Farmer Knowledge and Risk

Bioenergy feedstock production involves risk.  Agricultural production of biomass perhaps involves more risk than forest-based production because of seasonal weather uncertainties (e.g., flood, drought and hail), pest infestations (e.g., weeds, insects and disease), and fluctuating yields (i.e., interannual variation in yield) and rapidly fluctuating prices.  Farm profitability is directly related to how well these risks can be minimized or absorbed, although the same is true of forest operations even though the risks may be less.  The USDA’s Risk Management Agency has identified five primary sources of risks in agriculture: production, marketing, financial, legal and human resources.  Agricultural production of biomass crops presents acute challenges in each of these categories.

Traditional strategies for managing risks include crop insurance, revenue insurance, production contracting and investments in technology.  These strategies are not yet applicable in bioenergy crop production, particularly in the case of cellulosic biofuel production.

Cellulosic biofuel conversion remains largely at pilot scales.  Three situations are necessary in order for cellulosic biofuel conversion to become commercially viable:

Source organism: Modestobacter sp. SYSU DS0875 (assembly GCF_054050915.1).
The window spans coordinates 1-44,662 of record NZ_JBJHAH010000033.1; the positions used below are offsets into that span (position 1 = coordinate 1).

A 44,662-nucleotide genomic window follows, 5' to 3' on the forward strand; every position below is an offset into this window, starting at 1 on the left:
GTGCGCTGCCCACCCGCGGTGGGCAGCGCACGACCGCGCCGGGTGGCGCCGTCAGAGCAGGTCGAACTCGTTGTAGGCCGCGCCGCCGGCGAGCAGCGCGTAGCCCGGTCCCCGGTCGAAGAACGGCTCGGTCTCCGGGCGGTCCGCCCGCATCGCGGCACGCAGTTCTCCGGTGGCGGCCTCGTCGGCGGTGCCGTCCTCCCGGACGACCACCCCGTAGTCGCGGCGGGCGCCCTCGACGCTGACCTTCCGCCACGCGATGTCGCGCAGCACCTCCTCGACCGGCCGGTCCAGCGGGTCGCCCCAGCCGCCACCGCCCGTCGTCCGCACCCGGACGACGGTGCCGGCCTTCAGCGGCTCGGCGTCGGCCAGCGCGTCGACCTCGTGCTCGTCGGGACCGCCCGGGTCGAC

1. consistent, reliable markets for biomass producers,
  2. production contracting to assure supply meets demand,
  3. supportive policy environment.

For producers, knowledge is perhaps the most viable tool currently available for managing risk associated with perennial biomass crop production.   However, information about crop varieties and cultivars, crop suitability, agronomic practices and associated technologies, and opportunities for value-added pre-processing is either unknown, or not yet widely distributed.  That is, farmer knowledge regarding agronomic and financial management of bioenergy cropping is limited.  Nonetheless, in some areas farmers are expressing an interest in bioenergy cropping and are encouraging development of government and academic research and outreach networks to overcome current limitations in farmer knowledge.